8. Adding plumbing fixtures and other components
      8m 39s
    9. Using Autodesk Seek
      4m 19s
    10. Using wall joins
      3m 0s
  6. 1h 11m
    1. Linking AutoCAD DWG files
      10m 59s
    2. Creating topography from a DWG link
      7m 43s
    3. Understanding CAD inserts
      7m 56s
    4. Import tips
      6m 49s
    5. Creating a group
      7m 10s
    6. Mirroring groups to create a layout
      5m 3s
    7. Creating Revit links
      5m 16s
    8. Rotating and aligning a Revit link
      7m 6s
    9. Establishing shared coordinates
      6m 5s
    10. Managing links
      6m 0s
    11. Understanding file formats
      59s
  7. 1h 13m
    1. Working with floors
      8m 57s
    2. Working with footprint roofs
      6m 22s
    3. Working with extrusion roofs
      4m 59s
    4. Attaching walls to roofs
      3m 17s
    5. Using the shape editing tools to create a flat roof
      6m 33s
    6. Working with slope arrows
      6m 0s
    7. Adding openings
      8m 33s
    8. Working with stairs
      8m 4s
    9. Adding railings to stairs
      3m 40s
    10. Working with ceilings
      9m 36s
    11. Adding extensions to railings
      7m 20s
  8. 48m 34s
    1. Creating a custom basic wall type
      10m 18s
    2. Understanding stacked walls
      8m 12s
    3. Adding curtain walls
      8m 17s
    4. Adding curtain grids, mullions, and panels
      10m 59s
    5. Creating wall sweeps and reveals
      6m 26s
    6. Exploring model lines
      4m 22s
  9. 47m 40s
    1. Using object styles
      4m 19s
    2. Working with visibility and graphic overrides
      7m 3s
    3. Using view templates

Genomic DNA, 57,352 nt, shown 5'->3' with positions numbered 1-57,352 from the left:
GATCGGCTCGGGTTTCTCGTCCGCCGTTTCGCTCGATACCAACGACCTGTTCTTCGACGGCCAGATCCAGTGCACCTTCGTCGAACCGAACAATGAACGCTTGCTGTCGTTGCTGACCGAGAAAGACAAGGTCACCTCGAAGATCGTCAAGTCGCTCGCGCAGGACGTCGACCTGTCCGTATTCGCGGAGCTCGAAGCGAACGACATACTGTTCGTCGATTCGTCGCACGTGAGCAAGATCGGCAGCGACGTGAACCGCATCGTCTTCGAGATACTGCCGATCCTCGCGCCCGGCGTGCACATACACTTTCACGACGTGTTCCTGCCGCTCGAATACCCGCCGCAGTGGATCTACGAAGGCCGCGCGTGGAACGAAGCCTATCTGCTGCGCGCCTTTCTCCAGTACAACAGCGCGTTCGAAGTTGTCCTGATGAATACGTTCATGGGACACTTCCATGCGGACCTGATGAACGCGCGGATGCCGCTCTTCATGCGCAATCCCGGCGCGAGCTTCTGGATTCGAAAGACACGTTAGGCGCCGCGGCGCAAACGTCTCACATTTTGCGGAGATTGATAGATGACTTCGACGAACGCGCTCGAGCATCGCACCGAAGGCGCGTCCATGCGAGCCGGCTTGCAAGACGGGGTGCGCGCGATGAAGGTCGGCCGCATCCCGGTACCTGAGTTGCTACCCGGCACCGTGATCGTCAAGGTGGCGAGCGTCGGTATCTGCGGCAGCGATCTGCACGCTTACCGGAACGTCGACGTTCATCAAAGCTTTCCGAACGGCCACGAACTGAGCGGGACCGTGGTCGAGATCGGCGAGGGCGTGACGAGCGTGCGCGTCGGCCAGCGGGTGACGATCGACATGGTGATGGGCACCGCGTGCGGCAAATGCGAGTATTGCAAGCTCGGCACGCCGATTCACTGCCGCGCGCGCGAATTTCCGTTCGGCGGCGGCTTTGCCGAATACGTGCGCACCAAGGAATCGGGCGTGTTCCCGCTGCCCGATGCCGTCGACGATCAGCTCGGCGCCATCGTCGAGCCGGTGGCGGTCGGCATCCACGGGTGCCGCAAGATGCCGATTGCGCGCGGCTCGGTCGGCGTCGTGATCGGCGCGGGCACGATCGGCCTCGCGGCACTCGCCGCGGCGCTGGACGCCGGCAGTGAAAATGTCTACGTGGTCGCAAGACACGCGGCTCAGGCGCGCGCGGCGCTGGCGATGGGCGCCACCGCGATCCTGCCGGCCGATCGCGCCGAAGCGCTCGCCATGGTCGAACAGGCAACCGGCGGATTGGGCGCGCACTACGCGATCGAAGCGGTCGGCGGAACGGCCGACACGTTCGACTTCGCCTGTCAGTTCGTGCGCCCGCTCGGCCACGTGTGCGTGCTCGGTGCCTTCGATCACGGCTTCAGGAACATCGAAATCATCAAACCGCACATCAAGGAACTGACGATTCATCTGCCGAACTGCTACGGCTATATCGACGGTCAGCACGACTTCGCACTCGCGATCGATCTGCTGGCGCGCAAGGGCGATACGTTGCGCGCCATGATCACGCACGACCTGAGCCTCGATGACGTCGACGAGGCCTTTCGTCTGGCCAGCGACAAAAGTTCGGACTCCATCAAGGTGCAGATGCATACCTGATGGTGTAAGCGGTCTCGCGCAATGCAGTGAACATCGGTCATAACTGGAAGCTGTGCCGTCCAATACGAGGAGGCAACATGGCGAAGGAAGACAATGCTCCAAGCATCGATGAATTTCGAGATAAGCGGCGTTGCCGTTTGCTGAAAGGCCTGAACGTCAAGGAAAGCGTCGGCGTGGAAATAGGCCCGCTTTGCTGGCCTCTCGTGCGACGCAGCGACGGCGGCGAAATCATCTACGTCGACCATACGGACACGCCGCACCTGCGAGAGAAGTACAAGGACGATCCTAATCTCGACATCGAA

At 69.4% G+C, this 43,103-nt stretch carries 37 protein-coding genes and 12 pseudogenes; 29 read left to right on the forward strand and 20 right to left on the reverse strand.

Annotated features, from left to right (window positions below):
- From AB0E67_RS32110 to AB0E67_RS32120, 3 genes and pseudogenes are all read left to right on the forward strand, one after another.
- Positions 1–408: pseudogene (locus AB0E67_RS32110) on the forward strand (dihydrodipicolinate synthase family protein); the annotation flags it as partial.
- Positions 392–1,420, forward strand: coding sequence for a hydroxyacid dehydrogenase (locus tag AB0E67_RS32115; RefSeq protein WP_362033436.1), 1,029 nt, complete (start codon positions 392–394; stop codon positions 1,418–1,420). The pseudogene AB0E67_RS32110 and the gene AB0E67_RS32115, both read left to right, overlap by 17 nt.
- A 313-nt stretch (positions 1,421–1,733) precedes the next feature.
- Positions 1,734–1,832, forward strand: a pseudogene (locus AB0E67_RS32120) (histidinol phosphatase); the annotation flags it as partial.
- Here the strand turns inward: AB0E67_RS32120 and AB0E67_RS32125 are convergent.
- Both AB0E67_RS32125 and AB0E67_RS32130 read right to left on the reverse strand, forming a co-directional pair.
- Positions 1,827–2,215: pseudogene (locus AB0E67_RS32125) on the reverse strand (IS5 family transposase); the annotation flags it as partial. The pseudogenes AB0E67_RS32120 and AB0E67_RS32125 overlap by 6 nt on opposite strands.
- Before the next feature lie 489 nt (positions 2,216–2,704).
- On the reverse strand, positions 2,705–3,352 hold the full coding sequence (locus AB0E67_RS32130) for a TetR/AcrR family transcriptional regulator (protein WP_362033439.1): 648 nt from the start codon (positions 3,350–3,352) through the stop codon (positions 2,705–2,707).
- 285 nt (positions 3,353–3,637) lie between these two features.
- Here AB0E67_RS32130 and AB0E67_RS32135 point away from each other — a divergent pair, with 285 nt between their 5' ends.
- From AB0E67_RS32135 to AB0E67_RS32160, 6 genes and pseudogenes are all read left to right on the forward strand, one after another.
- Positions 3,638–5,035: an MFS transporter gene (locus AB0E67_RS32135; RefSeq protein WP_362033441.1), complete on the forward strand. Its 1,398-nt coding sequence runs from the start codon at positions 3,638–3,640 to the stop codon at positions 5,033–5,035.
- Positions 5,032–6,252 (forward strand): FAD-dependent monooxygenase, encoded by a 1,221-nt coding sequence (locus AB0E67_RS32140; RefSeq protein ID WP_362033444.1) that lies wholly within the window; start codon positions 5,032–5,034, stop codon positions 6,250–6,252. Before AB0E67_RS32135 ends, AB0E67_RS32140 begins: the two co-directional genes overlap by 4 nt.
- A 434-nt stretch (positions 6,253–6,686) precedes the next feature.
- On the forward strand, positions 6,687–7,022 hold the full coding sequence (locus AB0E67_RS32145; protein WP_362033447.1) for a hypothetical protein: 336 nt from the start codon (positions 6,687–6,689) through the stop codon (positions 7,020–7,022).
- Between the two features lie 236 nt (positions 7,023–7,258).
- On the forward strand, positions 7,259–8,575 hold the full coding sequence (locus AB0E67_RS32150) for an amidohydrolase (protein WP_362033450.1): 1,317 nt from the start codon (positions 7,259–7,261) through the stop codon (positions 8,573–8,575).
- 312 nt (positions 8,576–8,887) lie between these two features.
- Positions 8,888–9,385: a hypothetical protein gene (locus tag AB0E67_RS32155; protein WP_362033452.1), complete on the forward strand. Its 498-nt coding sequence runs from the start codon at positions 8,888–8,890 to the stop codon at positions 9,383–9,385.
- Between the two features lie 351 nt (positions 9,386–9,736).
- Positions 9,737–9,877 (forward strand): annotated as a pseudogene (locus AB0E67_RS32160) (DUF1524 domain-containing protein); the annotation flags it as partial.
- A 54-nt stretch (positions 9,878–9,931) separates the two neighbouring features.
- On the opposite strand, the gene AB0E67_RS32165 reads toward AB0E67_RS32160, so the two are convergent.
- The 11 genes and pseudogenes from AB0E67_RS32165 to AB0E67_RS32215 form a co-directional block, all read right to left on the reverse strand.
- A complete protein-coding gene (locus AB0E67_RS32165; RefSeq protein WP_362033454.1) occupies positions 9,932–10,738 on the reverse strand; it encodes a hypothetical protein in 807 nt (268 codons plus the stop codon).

6m 13s
    4. Hiding and isolating objects in a model
      6m 37s
    5. Understanding view range
      7m 7s
    6. Displaying objects above and below in plan views
      6m 35s
    7. Using the Linework tool
      5m 21s
    8. Using cutaway views
      4m 25s
  10. 21m 28s
    1. Adding rooms
      8m 15s
    2. Controlling room numbering
      6m 13s
    3. Understanding room bounding elements
      7m 0s
  11. 33m 13s
    1. Understanding tags
      9m 58s
    2. Adding schedule views
      7m 55s
    3. Modifying schedule views
      7m 12s
    4. Creating a key schedule
      8m 8s
  12. 58m 40s
    1. Adding text
      7m 29s
    2. Adding dimensions
      9m 6s
    3. Adding symbols
      4m 42s
    4. Adding legend views
      4m 51s
    5. Creating a detail callout
      8m 31s
    6. Adding detail components
      8m 52s
    7. Using arrays to duplicate objects parametrically
      7m 43s
    8. Adding filled and masking regions
      7m 26s
  13. 41m 29s
    1. Understanding families
      2m 37s
    2. Creating a new family from a template
      6m 29s
    3. Using reference planes, parameters, and constraints
      7m 52s
    4. Adding solid geometry
      8m 40s
    5. Cutting holes using void geometry
      5m 9s
    6. Adding blends
      6m 2s
    7. Completing the family
      4m 40s
  14. 38m 48s
    1. Adding sheets
      7m 44s
    2. Working with placeholder sheets
      5m 24s
    3. Aligning views with a guide grid
      5m 57s
    4. Outputting sheets to a DWF file
      6m 39s
    5. Exporting to AutoCAD
      5m 42s
    6. Plotting and creating a PDF
      7m 22s
  15. 2m 38s
    1. Next steps
      2m 38s